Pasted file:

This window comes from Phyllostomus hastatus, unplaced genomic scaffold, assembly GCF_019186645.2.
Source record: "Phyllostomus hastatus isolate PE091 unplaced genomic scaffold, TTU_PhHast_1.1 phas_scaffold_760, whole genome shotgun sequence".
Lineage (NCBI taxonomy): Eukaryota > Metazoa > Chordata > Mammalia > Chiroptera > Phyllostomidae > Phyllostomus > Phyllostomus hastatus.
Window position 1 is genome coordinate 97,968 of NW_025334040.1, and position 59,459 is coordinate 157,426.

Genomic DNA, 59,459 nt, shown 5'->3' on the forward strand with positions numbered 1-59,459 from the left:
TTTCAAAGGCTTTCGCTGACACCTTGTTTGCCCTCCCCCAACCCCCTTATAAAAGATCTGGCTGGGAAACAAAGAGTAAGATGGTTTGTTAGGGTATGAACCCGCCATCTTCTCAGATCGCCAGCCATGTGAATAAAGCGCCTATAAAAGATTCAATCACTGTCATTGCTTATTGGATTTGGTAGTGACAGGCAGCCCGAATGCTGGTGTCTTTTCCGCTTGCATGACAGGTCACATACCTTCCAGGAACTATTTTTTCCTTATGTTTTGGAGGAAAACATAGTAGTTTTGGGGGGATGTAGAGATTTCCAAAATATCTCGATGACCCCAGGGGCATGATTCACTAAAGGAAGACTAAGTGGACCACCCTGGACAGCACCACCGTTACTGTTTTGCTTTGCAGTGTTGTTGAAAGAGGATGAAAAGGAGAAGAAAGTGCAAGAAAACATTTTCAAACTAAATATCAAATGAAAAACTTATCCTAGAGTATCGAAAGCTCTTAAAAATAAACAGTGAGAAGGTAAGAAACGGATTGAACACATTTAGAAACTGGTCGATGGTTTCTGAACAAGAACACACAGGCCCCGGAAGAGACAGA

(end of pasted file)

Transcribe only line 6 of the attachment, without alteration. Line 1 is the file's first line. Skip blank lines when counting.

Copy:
TTTCAAAGGCTTTCGCTGACACCTTGTTTGCCCTCCCCCAACCCCCTTATAAAAGATCTGGCTGGGAAACAAAGAGTAAGATGGTTTGTTAGGGTATGAACCCGCCATCTTCTCAGATCGCCAGCCATGTGAATAAAGCGCCTATAAAAGATTCAATCACTGTCATTGCTTATTGGATTTGGTAGTGACAGGCAGCCCGAATGCTGGTGTCTTTTCCGCTTGCATGACAGGTCACATACCTTCCAGGAACTATTTTTTCCTTATGTTTTGGAGGAAAACATAGTAGTTTTGGGGGGATGTAGAGATTTCCAAAATATCTCGATGACCCCAGGGGCATGATTCACTAAAGGAAGACTAAGTGGACCACCCTGGACAGCACCACCGTTACTGTTTTGCTTTGCAGTGTTGTTGAAAGAGGATGAAAAGGAGAAGAAAGTGCAAGAAAACATTTTCAAACTAAATATCAAATGAAAAACTTATCCTAGAGTATCGAAAGCTCTTAAAAATAAACAGTGAGAAGGTAAGAAACGGATTGAACACATTTAGAAACTGGTCGATGGTTTCTGAACAAGAACACACAGGCCCCGGAAGAGACAGA